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Plaintiffs Lose In First Trial Of Individual Opioid Victims

Over the past month in a Georgia courtroom, three generations of families testified on how their lives had been savaged by addiction to prescription opioids: A young man recounted huddling in a locked room with his brothers, while his father, waving a shotgun, ransacked the house for pills. A mother told of holding her granddaughter, while her dopesick daughter rammed a car into the house. A young woman told of her rape at age 14 by a drug dealer. Overdose deaths involved grandparents, parents, siblings, spouses. It was the first lawsuit to come to trial brought by individual victims of the opioid epidemic against pharmaceutical companies. On Wednesday afternoon, the victims lost, the New York Times reports. After deliberating for a day and a half, the jury found that the companies — two large medical distributors, McKesson and Cardinal Health, and a third regional one — were not liable. The plaintiffs — 21 relatives from six families — had filed suit under a state law that permits relatives of people addicted to drugs to sue drug dealers.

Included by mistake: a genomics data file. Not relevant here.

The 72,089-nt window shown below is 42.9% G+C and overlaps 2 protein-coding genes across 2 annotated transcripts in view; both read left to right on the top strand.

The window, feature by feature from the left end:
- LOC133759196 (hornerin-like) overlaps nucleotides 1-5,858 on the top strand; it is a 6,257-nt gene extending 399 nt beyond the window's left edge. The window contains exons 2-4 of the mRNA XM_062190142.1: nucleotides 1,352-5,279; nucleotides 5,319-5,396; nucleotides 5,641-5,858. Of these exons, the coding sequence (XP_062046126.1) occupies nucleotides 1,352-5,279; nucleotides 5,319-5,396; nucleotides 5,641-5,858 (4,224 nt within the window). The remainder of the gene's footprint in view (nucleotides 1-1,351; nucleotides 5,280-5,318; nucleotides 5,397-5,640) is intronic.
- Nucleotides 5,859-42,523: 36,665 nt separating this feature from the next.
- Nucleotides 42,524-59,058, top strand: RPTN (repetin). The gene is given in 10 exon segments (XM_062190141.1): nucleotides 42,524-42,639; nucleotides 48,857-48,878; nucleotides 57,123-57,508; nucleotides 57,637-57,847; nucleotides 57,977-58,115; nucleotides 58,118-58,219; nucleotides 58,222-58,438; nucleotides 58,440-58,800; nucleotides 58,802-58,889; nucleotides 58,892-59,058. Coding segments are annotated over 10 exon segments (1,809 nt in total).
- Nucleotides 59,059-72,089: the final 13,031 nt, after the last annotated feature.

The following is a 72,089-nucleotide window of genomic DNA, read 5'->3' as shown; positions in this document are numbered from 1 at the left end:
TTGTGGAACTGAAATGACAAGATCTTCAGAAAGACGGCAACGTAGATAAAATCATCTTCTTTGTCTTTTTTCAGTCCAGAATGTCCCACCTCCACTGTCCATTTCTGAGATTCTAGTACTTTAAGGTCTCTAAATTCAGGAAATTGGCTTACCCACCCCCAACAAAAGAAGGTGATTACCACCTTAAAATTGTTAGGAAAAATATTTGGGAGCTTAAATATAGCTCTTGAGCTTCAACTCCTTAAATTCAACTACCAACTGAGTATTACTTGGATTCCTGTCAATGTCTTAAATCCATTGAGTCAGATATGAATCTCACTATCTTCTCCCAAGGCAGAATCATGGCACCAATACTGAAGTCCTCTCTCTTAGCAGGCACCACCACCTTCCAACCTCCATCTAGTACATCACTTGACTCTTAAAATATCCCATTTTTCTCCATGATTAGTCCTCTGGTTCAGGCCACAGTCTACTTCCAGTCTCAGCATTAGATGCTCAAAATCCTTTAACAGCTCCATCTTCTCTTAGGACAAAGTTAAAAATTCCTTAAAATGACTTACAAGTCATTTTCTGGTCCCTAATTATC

The pharmaceutical industry has committed more than $50 billion so far to settle lawsuits over its role in the opioid epidemic, but the families of people who died or who still struggle with addiction have got almost none of it. The money pledged by manufacturers like Purdue Pharma and Johnson & Johnson, distributors (AmerisourceBergen as well as McKesson and Cardinal) and national pharmacy chains (like CVS and Walgreens) is earmarked for prevention and treatment programs in the states, municipalities and tribes that filed thousands of opioid-related cases. “It has been so hard to explain to families over the years why a lawsuit against the manufacturers, never mind distributors, is so difficult to win,” said Jayne Conroy, a lawyer who reached a settlement with Purdue Pharma in 2007 for 5,000 people who took OxyContin as prescribed but became addicted. The Georgia trial provided a brutal and intimate picture of how prescription opioids — and eventually, heroin, meth and fentanyl — crushed entire households. The case showed how challenging it is to draw a direct line between a company in a complex distribution chain and the misfortunes of individual people.


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